“We received 300ZWD in November and December but since then nothing has come , the sad thing is that no communication is provided by the Ministry of Social Welfare on why the grants are not being paid”.

“Last year they did the same thing but what surprised us was that when they finally resumed payment , the money outstanding from the previous months was not paid and  now  we are wondering where is the money going maybe there is corruption taking place”?

Some persons with disabilities highlighted that they had never received the grant even though they had registered their names with the Social Welfare department.

“ The department of social welfare came to Highfield and took our names down twice and each time they told us they would start paying us in 6months but 2 years later , we are still not getting the grants”

They appealed to Government to investigate the issue and to also consider increasing the grants in order for it to be in-line with the increasing cost of living.

Concern over re-opening of schools

By Tinotenda Chikunya

Parents of children with disabilities attending a focus group discussion in Highfield

Parents of children with disabilities have expressed concern over the readiness of schools to re-open during the COVID-19 pandemic saying schools are incapable of catering for the need of children with special needs.,

Speaking during a psycho social support workshop hosted by Deaf Zimbabwe Trust, a parent Mercy Chimboza said schools schools are incapable of catering for the needs of children with disabilities during COVID-19 as they need special masks and care which the schools and teachers have long been unable to provide even before COVID-19.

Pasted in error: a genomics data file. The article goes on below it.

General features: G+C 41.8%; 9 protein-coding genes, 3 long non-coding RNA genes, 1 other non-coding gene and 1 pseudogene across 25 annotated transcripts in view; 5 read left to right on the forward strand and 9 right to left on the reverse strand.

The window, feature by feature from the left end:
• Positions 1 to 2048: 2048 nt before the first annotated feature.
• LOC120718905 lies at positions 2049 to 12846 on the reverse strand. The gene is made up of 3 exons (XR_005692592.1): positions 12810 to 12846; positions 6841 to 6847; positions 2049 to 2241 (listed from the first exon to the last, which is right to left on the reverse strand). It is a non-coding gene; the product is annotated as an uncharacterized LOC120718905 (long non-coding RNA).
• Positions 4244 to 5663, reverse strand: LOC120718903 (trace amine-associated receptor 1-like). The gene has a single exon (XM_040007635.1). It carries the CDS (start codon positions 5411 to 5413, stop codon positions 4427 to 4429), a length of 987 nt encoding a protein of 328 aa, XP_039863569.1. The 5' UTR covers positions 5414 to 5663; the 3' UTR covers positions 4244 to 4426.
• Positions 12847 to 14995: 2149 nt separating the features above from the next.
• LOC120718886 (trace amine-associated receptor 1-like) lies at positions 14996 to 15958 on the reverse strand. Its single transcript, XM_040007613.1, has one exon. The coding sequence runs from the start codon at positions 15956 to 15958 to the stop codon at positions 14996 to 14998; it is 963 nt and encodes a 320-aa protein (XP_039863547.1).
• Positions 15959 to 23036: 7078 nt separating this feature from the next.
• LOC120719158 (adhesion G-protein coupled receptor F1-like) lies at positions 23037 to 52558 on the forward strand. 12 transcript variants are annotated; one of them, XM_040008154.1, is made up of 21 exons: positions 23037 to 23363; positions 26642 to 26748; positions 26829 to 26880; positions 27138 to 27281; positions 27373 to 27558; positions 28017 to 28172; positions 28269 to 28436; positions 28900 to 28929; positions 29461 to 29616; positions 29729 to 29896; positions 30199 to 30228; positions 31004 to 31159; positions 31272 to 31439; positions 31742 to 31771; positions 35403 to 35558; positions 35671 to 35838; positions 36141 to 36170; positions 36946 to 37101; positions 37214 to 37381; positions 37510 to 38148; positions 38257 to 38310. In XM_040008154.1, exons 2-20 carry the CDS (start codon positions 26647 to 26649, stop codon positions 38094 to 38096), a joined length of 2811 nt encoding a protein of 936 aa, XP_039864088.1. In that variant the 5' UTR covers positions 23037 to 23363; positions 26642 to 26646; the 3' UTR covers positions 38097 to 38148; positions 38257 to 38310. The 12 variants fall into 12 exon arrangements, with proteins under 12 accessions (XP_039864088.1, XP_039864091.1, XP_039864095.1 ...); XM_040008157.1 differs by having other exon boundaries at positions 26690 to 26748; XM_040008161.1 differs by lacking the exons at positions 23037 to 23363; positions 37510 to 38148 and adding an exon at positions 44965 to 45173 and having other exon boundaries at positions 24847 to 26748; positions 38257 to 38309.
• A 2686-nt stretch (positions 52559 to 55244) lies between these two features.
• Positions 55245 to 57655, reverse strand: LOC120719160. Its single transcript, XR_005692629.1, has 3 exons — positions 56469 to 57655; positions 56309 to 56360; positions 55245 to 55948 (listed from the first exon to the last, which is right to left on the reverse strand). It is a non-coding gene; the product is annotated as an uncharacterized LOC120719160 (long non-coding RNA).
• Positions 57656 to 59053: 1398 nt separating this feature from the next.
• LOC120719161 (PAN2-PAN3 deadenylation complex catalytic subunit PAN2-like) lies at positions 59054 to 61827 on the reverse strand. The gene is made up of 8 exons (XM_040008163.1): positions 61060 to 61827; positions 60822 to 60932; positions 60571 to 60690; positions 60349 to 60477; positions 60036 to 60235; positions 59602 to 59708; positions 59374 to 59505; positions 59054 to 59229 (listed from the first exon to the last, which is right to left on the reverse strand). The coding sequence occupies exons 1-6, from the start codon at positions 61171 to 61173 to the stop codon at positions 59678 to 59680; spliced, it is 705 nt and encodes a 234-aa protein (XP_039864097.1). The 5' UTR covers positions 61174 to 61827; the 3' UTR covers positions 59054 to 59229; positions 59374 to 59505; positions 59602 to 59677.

“Our children have always been regarded as outsiders in schools and no reasonable accommodation has been madefor them , some cannot wash hands on their own , some can not keep masks on for long and the classes are crowded as all children with different disabilities are  put in one class”

She highlighted that some teachers in resource units were negligent towards children with disabilities resulting in some children having near death experiences while at school.

“I found my child soaked in a tank of water at school while others were in class and the teacher had no idea where he had gone, if he had had an epileptic attack while in water he could have died, so if they could do this before COVID-19 , who knows what they can do now when they should constantly sanitise the children and check if the children have masks on””

Another parent . Lucia Manyonganise highlighted that it was difficult for children with disabilities to wear masks for a long time , greatly placing them at risk of contacting COVID-19.

“The children do not understand why they should wear masks all the time , they tend to remove them when they get to school and they drool on each other , hug each other and eat together , so keeping them at home is best as they do not get in contact with others”.

“Schools are not safe for our children , they will go when it is safe to do so because we cannot depend on the teacher to keep a close eye on them , the teachers do not care”.

She added that schools had not taken measures to ensure the safety of children with disabilities like ensuring water sources were accessible for children with disabilities and the need for hot sitting had resulted in learners with disabilities sharing a class among 3 different grades

The Disability Observer 2021 Issue 3